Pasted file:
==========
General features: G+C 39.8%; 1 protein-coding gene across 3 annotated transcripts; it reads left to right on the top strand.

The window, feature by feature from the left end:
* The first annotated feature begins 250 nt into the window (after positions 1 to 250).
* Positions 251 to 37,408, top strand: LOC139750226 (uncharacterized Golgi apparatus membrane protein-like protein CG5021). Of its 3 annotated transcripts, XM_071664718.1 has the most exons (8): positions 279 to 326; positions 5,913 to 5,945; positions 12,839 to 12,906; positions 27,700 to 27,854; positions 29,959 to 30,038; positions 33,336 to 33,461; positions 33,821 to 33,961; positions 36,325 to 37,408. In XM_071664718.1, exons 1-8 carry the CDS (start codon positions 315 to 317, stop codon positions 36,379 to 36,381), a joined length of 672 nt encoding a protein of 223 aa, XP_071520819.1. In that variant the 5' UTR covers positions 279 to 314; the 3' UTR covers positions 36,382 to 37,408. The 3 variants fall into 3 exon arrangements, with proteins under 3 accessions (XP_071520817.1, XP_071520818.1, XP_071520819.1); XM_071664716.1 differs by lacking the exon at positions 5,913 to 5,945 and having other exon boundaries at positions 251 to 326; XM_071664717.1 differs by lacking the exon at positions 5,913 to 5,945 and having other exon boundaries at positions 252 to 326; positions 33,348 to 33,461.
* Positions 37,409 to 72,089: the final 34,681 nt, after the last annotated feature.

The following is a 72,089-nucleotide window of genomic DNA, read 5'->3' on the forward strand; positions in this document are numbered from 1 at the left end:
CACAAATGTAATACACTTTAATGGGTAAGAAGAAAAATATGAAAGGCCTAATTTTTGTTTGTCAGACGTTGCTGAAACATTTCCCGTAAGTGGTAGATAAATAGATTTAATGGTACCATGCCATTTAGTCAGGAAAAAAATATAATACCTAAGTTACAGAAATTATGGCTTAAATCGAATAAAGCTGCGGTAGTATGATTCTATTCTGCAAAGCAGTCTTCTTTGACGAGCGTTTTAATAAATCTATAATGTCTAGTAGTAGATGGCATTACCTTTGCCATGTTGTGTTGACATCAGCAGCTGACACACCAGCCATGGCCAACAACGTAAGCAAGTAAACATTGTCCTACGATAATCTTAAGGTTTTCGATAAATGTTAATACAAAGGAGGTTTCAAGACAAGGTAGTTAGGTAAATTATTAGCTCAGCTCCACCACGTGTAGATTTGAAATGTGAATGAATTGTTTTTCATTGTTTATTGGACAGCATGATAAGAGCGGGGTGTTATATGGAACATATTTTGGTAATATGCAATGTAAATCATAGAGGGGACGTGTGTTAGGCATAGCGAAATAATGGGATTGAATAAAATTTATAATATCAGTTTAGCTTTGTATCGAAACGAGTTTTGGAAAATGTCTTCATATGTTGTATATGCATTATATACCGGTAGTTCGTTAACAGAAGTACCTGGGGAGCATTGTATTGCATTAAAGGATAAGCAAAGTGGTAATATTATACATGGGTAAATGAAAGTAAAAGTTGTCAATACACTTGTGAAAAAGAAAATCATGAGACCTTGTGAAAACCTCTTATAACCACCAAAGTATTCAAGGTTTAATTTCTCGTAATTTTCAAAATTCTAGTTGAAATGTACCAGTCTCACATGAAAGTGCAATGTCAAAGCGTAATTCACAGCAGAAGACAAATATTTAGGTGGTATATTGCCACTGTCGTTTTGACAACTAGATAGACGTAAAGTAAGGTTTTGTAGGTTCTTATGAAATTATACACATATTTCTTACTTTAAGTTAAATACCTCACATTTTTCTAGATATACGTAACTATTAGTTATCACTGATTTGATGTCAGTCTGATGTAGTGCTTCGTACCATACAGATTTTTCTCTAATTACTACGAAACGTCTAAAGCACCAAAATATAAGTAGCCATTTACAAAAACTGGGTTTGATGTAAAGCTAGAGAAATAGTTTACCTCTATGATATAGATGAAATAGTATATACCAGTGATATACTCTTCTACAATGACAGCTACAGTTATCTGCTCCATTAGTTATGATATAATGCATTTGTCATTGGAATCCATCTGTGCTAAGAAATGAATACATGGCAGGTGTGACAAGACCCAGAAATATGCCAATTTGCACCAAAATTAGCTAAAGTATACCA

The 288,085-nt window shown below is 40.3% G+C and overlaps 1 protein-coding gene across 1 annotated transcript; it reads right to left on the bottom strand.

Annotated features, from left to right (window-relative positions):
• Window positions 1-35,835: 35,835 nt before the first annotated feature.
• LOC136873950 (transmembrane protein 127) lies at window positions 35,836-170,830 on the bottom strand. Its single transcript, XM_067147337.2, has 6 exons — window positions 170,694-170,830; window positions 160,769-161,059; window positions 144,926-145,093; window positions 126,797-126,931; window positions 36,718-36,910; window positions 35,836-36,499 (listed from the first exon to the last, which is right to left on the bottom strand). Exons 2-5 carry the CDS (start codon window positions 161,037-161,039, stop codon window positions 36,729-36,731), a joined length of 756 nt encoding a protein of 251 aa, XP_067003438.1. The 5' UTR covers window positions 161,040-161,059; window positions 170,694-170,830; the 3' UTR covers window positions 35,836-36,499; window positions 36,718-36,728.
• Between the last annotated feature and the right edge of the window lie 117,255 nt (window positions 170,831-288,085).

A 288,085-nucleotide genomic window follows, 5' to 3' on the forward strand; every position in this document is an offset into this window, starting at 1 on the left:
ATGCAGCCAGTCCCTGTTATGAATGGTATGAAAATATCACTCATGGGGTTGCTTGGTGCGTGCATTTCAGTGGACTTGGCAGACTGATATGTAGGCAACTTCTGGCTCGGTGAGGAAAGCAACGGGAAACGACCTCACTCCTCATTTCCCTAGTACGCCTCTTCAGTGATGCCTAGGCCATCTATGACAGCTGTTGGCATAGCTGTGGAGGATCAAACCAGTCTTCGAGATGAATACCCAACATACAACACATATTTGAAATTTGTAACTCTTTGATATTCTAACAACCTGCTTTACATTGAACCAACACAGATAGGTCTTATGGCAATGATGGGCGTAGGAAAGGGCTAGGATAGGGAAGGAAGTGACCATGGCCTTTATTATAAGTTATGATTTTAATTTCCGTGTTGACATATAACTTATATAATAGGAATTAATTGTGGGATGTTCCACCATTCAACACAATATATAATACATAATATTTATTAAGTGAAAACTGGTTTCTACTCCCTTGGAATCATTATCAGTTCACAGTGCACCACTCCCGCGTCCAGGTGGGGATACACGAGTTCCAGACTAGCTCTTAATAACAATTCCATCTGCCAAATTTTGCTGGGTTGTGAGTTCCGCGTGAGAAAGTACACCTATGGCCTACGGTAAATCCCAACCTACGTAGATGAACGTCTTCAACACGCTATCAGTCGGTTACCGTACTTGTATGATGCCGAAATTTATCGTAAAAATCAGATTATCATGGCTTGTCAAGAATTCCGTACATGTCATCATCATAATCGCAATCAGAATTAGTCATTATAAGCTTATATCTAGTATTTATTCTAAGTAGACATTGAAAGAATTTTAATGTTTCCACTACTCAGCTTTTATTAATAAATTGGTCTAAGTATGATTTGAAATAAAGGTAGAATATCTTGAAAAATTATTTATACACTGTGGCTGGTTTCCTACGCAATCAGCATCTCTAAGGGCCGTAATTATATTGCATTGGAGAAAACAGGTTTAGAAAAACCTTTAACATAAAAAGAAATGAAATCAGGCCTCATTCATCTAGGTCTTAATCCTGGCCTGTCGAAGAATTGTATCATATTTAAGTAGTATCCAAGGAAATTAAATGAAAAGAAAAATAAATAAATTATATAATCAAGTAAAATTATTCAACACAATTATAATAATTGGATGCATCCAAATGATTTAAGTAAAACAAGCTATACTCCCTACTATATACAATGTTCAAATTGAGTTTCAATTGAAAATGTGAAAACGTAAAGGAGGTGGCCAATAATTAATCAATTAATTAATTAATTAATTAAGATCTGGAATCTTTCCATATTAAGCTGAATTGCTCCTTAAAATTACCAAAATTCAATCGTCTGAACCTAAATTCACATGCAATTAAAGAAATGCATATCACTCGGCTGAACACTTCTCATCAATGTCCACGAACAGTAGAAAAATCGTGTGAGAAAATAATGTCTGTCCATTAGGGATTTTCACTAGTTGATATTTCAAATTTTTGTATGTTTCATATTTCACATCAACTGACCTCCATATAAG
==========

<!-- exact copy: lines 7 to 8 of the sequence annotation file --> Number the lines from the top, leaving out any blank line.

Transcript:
CACAAATGTAATACACTTTAATGGGTAAGAAGAAAAATATGAAAGGCCTAATTTTTGTTTGTCAGACGTTGCTGAAACATTTCCCGTAAGTGGTAGATAAATAGATTTAATGGTACCATGCCATTTAGTCAGGAAAAAAATATAATACCTAAGTTACAGAAATTATGGCTTAAATCGAATAAAGCTGCGGTAGTATGATTCTATTCTGCAAAGCAGTCTTCTTTGACGAGCGTTTTAATAAATCTATAATGTCTAGTAGTAGATGGCATTACCTTTGCCATGTTGTGTTGACATCAGCAGCTGACACACCAGCCATGGCCAACAACGTAAGCAAGTAAACATTGTCCTACGATAATCTTAAGGTTTTCGATAAATGTTAATACAAAGGAGGTTTCAAGACAAGGTAGTTAGGTAAATTATTAGCTCAGCTCCACCACGTGTAGATTTGAAATGTGAATGAATTGTTTTTCATTGTTTATTGGACAGCATGATAAGAGCGGGGTGTTATATGGAACATATTTTGGTAATATGCAATGTAAATCATAGAGGGGACGTGTGTTAGGCATAGCGAAATAATGGGATTGAATAAAATTTATAATATCAGTTTAGCTTTGTATCGAAACGAGTTTTGGAAAATGTCTTCATATGTTGTATATGCATTATATACCGGTAGTTCGTTAACAGAAGTACCTGGGGAGCATTGTATTGCATTAAAGGATAAGCAAAGTGGTAATATTATACATGGGTAAATGAAAGTAAAAGTTGTCAATACACTTGTGAAAAAGAAAATCATGAGACCTTGTGAAAACCTCTTATAACCACCAAAGTATTCAAGGTTTAATTTCTCGTAATTTTCAAAATTCTAGTTGAAATGTACCAGTCTCACATGAAAGTGCAATGTCAAAGCGTAATTCACAGCAGAAGACAAATATTTAGGTGGTATATTGCCACTGTCGTTTTGACAACTAGATAGACGTAAAGTAAGGTTTTGTAGGTTCTTATGAAATTATACACATATTTCTTACTTTAAGTTAAATACCTCACATTTTTCTAGATATACGTAACTATTAGTTATCACTGATTTGATGTCAGTCTGATGTAGTGCTTCGTACCATACAGATTTTTCTCTAATTACTACGAAACGTCTAAAGCACCAAAATATAAGTAGCCATTTACAAAAACTGGGTTTGATGTAAAGCTAGAGAAATAGTTTACCTCTATGATATAGATGAAATAGTATATACCAGTGATATACTCTTCTACAATGACAGCTACAGTTATCTGCTCCATTAGTTATGATATAATGCATTTGTCATTGGAATCCATCTGTGCTAAGAAATGAATACATGGCAGGTGTGACAAGACCCAGAAATATGCCAATTTGCACCAAAATTAGCTAAAGTATACCA

The 288,085-nt window shown below is 40.3% G+C and overlaps 1 protein-coding gene across 1 annotated transcript; it reads right to left on the bottom strand.